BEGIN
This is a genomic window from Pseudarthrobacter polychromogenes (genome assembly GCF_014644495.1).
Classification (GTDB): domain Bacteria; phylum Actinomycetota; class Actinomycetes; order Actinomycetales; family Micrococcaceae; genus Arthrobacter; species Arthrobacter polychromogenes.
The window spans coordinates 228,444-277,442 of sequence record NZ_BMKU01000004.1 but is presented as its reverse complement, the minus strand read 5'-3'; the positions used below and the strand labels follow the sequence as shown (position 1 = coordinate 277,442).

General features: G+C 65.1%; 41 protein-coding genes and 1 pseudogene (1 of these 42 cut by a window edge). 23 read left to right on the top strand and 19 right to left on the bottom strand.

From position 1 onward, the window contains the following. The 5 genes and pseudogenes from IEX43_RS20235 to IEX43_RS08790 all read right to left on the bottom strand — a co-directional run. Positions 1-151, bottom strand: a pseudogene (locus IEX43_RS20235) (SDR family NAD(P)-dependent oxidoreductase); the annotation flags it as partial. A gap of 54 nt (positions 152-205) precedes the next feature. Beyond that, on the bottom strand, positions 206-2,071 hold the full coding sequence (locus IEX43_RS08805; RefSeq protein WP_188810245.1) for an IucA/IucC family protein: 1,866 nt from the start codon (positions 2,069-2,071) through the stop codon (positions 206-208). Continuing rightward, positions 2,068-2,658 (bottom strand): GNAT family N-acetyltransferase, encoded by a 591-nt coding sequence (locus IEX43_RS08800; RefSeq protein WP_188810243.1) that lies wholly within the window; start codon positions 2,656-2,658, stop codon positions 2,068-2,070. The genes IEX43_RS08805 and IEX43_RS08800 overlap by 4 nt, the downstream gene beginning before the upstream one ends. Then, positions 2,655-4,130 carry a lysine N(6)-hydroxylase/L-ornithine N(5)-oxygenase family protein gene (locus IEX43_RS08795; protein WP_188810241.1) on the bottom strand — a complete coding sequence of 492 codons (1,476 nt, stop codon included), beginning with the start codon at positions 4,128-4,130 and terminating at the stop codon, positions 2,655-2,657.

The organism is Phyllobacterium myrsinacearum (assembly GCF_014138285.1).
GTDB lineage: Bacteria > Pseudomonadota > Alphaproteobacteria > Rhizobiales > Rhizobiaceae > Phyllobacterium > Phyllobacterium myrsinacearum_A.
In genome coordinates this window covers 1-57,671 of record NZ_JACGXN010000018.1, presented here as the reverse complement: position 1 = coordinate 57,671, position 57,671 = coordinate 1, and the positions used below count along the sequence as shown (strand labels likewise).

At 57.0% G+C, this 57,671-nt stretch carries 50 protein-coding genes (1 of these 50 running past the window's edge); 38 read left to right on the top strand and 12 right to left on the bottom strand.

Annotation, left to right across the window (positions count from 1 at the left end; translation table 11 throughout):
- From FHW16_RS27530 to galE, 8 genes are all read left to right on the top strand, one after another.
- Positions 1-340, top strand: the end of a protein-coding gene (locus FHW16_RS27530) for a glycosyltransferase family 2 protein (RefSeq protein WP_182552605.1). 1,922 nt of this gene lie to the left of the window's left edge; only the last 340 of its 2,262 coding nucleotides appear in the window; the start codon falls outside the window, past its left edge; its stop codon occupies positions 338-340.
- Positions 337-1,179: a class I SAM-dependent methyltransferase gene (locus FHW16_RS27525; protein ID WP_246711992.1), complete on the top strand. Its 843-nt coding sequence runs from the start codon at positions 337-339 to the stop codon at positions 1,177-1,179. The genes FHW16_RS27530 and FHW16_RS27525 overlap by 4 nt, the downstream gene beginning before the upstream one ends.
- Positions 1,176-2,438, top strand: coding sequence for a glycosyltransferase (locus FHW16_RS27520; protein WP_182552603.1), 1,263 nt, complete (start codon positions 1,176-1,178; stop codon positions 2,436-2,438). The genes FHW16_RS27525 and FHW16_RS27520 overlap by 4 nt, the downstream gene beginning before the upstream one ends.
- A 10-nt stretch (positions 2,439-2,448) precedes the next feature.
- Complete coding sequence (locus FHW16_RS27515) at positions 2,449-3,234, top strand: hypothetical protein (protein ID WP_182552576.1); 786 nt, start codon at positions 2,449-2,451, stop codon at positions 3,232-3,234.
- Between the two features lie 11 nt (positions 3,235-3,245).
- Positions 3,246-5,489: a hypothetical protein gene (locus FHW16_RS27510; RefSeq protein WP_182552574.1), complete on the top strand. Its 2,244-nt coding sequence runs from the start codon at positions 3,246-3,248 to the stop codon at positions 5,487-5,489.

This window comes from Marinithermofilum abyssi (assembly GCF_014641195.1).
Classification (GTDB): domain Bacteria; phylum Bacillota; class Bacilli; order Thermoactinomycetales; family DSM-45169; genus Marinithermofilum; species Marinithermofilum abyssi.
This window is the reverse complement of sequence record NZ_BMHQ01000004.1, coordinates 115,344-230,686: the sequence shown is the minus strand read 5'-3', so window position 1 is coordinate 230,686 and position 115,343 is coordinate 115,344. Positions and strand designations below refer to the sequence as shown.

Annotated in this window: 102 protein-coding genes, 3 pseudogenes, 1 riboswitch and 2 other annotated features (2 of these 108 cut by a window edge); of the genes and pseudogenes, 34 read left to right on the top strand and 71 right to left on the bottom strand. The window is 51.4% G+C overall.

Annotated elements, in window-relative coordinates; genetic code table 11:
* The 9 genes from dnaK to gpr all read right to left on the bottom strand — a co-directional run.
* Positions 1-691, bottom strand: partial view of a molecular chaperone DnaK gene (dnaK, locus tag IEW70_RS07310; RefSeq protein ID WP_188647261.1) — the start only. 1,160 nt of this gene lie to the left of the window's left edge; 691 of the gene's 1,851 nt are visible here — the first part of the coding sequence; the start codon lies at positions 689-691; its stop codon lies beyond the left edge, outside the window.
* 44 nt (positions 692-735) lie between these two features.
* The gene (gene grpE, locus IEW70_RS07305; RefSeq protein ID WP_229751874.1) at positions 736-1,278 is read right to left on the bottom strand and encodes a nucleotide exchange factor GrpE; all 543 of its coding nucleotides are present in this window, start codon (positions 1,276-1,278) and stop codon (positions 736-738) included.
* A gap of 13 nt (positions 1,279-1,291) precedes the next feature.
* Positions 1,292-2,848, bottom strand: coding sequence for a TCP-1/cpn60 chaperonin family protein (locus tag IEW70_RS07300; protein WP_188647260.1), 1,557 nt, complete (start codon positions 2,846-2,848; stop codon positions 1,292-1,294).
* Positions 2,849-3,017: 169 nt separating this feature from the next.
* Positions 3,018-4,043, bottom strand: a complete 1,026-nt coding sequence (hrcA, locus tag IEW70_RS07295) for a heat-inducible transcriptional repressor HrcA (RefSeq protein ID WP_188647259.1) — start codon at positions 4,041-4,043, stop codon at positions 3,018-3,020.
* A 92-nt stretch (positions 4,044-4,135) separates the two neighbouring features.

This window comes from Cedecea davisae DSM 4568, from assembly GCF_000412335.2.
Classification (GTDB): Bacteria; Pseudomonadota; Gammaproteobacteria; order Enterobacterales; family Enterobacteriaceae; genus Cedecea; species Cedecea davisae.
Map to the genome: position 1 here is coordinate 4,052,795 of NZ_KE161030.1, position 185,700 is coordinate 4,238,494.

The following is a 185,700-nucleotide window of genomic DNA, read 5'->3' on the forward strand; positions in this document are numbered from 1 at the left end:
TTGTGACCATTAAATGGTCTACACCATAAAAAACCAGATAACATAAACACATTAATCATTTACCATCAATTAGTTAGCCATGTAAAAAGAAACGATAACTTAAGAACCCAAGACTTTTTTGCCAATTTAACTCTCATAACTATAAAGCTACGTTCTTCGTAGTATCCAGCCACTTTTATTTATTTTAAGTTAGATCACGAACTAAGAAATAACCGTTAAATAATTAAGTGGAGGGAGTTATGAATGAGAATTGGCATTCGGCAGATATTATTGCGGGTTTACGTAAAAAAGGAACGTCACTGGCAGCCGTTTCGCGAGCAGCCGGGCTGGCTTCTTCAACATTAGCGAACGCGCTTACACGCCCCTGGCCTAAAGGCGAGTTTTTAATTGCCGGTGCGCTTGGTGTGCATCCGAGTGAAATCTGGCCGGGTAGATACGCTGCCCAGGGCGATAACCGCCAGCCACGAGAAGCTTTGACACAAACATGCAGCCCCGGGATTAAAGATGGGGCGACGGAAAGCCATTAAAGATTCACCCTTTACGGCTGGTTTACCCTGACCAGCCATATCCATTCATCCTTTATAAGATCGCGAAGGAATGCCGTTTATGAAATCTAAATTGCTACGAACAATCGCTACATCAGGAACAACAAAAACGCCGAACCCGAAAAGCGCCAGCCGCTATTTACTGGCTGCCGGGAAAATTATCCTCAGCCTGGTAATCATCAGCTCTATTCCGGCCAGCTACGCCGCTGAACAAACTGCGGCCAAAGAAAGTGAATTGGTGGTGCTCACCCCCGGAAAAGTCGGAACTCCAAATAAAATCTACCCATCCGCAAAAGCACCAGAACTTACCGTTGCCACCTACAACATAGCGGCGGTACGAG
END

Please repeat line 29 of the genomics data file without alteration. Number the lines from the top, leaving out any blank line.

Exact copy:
* Positions 1,292-2,848, bottom strand: coding sequence for a TCP-1/cpn60 chaperonin family protein (locus tag IEW70_RS07300; protein WP_188647260.1), 1,557 nt, complete (start codon positions 2,846-2,848; stop codon positions 1,292-1,294).